After years of poverty and death, Serbs want their ordinary lives back

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The Independent Online

To wake up in Serbia yesterday was an uneasy feeling. It was all too easy to believe that the events of Thursday had been just a dream and that the nightmare of everyday life under Slobodan Milosevic would return if we opened our eyes. After more than a decade, we are not the people we were in the days before Milosevic. We call that time "our previous lives".

To wake up in Serbia yesterday was an uneasy feeling. It was all too easy to believe that the events of Thursday had been just a dream and that the nightmare of everyday life under Slobodan Milosevic would return if we opened our eyes. After more than a decade, we are not the people we were in the days before Milosevic. We call that time "our previous lives".

They were simple, peaceful times. People had jobs, travelled abroad without visas, furnished their modest flats and took holidays on the beautiful Croatian coast.

Now we have lost almost everything. Our homeland, which we proudly called Yugoslavia, has disappeared in ashes. Thousands of innocent people have died in wars that Milosevic tried to justify as defence of the "Serb national interest". Terrible crimes have been committed in the name of the Serbian people.

New, negative nationalist stereotypes have been created in Milosevic's paranoid image. We Serbs have become pariahs, excluded from the Europe we once belonged to. Milosevic's propaganda tried to make us proud of that.

Hundreds of thousands of Serbia's intelligentsia have fled in search of a better life since 1991. Now, there are so few friends still here, and so many e-mails arriving from all over the world. They come from people we grew up with, loved in our youth or walked our toddlers with back in the Eighties.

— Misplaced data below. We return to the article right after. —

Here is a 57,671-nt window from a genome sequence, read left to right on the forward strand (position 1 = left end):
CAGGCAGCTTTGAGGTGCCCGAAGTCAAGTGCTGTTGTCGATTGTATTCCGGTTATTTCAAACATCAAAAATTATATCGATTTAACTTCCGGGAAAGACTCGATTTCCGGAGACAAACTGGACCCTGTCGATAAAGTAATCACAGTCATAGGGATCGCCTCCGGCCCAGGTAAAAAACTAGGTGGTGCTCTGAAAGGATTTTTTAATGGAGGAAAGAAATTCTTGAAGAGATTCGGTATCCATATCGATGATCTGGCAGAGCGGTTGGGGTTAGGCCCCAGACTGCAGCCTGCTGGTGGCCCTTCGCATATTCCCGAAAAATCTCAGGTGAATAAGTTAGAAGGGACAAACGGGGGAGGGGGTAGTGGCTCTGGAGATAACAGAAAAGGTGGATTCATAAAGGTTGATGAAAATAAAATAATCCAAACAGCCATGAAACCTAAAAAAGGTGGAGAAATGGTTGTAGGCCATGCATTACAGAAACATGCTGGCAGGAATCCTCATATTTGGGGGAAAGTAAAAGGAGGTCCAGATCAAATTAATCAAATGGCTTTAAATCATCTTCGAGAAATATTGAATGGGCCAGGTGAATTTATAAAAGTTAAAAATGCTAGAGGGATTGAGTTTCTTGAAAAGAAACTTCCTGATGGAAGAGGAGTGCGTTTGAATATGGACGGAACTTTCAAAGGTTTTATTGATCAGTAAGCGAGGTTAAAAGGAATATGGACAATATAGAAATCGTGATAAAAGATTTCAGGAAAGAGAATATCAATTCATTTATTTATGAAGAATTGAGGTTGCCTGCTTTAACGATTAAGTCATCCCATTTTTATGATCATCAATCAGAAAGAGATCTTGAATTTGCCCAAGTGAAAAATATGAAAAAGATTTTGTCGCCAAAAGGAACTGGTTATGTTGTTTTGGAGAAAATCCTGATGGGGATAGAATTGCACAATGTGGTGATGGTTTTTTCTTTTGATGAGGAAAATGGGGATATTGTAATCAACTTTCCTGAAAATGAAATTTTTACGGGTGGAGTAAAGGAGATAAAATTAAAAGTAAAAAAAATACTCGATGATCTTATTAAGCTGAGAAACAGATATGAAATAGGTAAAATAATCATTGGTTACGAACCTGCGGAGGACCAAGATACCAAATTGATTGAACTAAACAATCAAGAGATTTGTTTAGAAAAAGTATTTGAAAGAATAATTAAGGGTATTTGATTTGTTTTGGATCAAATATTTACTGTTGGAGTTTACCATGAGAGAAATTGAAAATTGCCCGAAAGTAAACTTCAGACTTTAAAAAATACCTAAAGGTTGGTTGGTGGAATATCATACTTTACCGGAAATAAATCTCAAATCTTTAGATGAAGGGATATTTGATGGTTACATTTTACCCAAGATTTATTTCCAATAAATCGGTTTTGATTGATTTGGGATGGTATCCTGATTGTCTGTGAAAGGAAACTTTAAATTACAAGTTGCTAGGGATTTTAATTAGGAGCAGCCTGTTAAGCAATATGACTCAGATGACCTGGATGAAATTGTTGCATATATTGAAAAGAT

Of the large Zimonjic family, the handful of us in Belgrade are the only ones to remain in Yugoslavia. Some are abroad. Others died terrible deaths in the besieged Bosnian capital, Sarajevo, during the second war to bear Milosevic's bloody fingerprints.

After years of harsh international economic sanctions, hundreds of thousands of people here are jobless. Their $4.5bn in savings were simply confiscated by the state. I witnessed the humiliation of my high school teacher searching for food through rubbish bins for food scraps back in 1993. Then, inflation was at 300 per cent and pensions were worthless. Now, in the 21st century, Serbia still faces serious shortages of milk, sugar, oil and other basic foods. The queues outside food shops everywhere speak for themselves.

Yet a uniquely Serbian class of nouveau riche has emerged. People who, in earlier times, would have been regarded as criminals instead became "war heroes" or "businessmen", like the late Zeljko Raznatovic, better known as the paramilitary leader Arkan. Many other common thieves and thugs were presented as idols.

Having been patient for change for so many years under the mild communist regime of Tito, Serbs clung doggedly to the belief that things would somehow get better. We wanted Milosevic gone, but did not know how. In 1999, the Serbs became sitting ducks for Nato's bombers. For many, this was their final moment of awakening. They felt Milosevic had deliberately sacrificed their interests to maintain power.

Since the 24 September elections, it has been clear that Serbs want their ordinary lives back. But none of the people I met in the huge and jubilant crowd on Thursday night was under any illusion that their lives now will be a bed of roses.

Still, it is the word "normality" that is on everyone's lips. As one youngster told me: "We want to taste it. All we know is Milosevic, nothing else." Now they have the chance to experience it.

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